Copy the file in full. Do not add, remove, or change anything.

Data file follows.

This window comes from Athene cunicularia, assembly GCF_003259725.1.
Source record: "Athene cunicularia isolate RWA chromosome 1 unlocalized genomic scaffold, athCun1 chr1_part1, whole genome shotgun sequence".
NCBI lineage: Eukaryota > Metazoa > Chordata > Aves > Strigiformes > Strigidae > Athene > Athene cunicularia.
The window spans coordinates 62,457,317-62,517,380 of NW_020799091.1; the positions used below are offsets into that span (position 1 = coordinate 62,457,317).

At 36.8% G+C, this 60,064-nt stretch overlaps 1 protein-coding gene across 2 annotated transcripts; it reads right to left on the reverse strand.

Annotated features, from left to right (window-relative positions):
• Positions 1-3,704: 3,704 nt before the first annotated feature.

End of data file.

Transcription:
This window comes from Athene cunicularia, assembly GCF_003259725.1.
Source record: "Athene cunicularia isolate RWA chromosome 1 unlocalized genomic scaffold, athCun1 chr1_part1, whole genome shotgun sequence".
NCBI lineage: Eukaryota > Metazoa > Chordata > Aves > Strigiformes > Strigidae > Athene > Athene cunicularia.
The window spans coordinates 62,457,317-62,517,380 of NW_020799091.1; the positions used below are offsets into that span (position 1 = coordinate 62,457,317).

At 36.8% G+C, this 60,064-nt stretch overlaps 1 protein-coding gene across 2 annotated transcripts; it reads right to left on the reverse strand.

Annotated features, from left to right (window-relative positions):
• Positions 1-3,704: 3,704 nt before the first annotated feature.